Review: Cheers to Wendt's 'Drinking With George'

Review Cheers to Wendt

October 22, 2009 15:36
1 minute read.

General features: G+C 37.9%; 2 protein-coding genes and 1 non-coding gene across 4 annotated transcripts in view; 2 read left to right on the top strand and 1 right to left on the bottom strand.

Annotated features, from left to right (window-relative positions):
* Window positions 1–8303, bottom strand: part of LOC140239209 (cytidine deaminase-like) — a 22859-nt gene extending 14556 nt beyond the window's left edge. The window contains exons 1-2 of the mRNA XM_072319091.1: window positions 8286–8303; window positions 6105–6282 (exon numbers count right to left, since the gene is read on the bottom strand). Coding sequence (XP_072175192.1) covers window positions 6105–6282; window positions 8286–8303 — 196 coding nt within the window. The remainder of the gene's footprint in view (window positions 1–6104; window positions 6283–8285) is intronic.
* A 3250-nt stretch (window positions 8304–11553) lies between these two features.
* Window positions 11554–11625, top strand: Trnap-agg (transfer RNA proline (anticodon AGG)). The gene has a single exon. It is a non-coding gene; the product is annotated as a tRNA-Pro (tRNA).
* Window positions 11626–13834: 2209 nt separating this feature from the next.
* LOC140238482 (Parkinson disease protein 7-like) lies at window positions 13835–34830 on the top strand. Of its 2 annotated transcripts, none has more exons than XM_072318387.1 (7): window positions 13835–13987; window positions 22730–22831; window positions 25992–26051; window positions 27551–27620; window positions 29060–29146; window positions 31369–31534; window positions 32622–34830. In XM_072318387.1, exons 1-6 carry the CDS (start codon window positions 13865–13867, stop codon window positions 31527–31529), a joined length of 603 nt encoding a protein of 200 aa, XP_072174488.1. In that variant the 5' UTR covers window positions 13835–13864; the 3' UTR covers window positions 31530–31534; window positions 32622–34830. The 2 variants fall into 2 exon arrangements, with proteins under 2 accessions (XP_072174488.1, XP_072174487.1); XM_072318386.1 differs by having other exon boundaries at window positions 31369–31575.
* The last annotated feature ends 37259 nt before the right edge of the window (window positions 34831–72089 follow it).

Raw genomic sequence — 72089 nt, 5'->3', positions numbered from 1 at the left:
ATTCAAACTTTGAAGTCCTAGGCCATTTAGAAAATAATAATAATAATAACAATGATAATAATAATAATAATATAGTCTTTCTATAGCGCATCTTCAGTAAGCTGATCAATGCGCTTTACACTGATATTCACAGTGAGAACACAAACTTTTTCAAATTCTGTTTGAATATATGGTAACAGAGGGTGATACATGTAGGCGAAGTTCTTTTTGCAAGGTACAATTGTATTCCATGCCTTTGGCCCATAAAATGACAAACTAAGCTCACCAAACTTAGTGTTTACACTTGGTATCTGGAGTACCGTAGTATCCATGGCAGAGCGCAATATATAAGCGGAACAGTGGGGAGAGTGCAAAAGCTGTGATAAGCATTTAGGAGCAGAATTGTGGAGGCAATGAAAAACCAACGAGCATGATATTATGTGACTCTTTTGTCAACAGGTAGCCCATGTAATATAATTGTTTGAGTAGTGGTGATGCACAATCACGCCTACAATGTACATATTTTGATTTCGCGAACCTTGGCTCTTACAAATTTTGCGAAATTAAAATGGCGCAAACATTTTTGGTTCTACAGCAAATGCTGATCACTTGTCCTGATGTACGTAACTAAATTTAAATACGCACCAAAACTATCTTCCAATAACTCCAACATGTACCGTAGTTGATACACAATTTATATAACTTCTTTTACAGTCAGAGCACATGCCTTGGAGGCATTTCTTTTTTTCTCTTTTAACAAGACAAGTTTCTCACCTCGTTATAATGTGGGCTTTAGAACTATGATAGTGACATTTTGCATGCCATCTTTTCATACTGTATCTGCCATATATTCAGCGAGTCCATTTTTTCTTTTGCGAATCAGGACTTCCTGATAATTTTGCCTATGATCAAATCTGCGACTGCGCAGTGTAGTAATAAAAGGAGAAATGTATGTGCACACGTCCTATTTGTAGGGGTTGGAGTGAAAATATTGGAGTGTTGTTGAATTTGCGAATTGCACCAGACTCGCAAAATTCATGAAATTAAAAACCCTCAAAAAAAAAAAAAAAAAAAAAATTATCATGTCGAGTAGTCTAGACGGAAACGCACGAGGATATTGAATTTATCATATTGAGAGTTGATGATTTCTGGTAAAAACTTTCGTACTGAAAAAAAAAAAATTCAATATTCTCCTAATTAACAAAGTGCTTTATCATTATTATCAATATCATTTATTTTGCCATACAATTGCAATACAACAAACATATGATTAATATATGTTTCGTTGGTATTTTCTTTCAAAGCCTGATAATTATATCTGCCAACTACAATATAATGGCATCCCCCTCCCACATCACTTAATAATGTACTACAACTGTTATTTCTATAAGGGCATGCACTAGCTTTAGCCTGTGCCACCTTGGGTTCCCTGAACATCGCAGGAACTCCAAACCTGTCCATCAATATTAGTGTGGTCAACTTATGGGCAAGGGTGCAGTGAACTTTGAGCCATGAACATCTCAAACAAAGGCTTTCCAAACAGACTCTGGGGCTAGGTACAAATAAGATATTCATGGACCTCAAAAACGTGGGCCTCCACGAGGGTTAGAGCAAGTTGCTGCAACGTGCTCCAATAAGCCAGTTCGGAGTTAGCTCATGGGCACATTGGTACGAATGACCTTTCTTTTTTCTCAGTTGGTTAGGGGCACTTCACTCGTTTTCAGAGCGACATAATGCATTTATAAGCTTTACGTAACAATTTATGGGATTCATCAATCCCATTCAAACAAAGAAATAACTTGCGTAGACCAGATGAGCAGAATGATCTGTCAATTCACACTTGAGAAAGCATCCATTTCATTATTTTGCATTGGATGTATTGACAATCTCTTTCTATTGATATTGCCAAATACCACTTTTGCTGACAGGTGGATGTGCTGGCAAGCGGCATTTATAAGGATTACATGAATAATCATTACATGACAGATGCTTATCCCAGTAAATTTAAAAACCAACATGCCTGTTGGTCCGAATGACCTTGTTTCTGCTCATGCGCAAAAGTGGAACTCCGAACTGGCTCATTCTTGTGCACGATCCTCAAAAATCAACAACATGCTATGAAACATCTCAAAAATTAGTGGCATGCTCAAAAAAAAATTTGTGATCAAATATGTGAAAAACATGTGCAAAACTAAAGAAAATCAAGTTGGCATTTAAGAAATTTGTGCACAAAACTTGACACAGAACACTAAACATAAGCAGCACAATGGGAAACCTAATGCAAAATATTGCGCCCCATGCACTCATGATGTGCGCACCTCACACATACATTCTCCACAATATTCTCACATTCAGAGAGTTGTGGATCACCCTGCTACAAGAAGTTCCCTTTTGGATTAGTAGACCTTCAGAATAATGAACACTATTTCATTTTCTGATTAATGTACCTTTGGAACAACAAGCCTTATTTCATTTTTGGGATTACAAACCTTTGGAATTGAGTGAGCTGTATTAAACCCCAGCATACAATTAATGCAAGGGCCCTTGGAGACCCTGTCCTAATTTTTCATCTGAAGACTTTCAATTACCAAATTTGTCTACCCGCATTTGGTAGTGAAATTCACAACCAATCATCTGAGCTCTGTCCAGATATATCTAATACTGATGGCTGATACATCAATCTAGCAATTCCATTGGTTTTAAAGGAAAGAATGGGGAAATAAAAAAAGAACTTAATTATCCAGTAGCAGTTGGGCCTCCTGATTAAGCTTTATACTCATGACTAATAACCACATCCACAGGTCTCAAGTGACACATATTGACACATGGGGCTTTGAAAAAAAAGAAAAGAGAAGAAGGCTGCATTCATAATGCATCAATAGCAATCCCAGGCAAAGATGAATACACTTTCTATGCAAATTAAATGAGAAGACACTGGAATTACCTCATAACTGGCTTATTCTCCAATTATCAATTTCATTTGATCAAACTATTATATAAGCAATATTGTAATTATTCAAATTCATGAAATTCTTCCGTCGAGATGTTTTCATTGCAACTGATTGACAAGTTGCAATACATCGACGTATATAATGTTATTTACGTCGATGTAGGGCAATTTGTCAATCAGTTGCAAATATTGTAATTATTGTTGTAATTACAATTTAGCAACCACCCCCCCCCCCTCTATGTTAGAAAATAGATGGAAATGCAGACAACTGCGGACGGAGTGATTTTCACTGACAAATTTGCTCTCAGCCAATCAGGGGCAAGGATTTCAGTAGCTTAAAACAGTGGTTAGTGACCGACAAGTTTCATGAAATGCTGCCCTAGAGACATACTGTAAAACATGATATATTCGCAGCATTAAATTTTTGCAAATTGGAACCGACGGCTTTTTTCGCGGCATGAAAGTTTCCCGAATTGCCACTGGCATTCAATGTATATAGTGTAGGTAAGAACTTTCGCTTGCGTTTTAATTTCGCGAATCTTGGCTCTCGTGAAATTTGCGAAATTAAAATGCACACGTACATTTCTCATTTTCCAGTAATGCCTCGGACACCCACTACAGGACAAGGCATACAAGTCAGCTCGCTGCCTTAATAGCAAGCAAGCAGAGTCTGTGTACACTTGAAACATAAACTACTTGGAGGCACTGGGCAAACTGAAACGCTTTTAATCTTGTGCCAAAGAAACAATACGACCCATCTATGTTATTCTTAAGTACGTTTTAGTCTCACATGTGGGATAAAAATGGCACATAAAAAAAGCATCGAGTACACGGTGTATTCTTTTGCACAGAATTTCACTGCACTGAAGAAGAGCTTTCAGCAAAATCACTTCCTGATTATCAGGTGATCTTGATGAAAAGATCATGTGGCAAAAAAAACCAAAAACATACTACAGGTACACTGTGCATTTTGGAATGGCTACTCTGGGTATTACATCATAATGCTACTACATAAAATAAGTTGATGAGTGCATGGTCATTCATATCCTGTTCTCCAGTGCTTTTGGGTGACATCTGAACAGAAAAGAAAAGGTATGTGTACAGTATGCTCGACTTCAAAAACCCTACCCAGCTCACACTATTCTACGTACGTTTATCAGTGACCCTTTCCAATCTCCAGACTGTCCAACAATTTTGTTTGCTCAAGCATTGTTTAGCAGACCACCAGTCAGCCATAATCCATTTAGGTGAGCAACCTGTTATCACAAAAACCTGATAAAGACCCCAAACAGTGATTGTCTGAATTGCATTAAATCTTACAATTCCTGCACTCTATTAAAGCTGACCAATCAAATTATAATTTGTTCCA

"Drinking With George" (Simon Spotlight, 240 pages, $24.99), by George Wendt: "Drinking With George" isn't an autobiography, memoir or tell-all. It has elements of all three, but in the end, it's about one thing: beer. George Wendt's alter ego, the wisecracking "Cheers" barfly Norm Peterson, might be TV's all-time top beer devotee, and based on this book, Wendt doesn't appear to be far behind. The 61-year-old actor takes readers through his lifelong love affair with the stuff - he had his first taste as an 8-year-old and got drunk at 16 (at the World's Fair in New York) - and has more than a few tales to tell. Wendt comes across as the ultimate bar buddy. He's self-deprecating, an engaging storyteller and, well, thirsty. He'd tell you that the great love of his life is his wife, Bernadette (who voiced Norm's never-seen not-so better half, Vera, on "Cheers"), but beer isn't all that far behind. It's a longer relationship, anyway, and Wendt has cracked open more than a few cold ones over the years. There's Wendt fetching beers for his grandpa when he was a boy; roaming the streets of his hometown of Chicago as a teenager looking for a bar that would serve him and his pals; drinking and flunking his way out of Notre Dame; hitting the bars after performances with Chicago's famed Second City comedy troupe; and of course, sitting on a barstool for more than a decade at the place where everybody knows your name. "You could say I've put in a lifetime of research" to play Norm, Wendt writes. The book is a lot more than a series of one-liners and beer puns. Wendt sprinkles in tongue-in-cheek helpful hints (how to survive a bar fight and beat a hangover) and facts about his favorite beverage (its history and health benefits). He also doesn't shy away from discussing the dangers of alcohol consumption, including a look back at how he drove drunk through a row of lampposts in the 1970s and was arrested. But Wendt never gets too serious in "Drinking With George," a funny, surprisingly informative read that goes down smoothly with no bad aftertaste.

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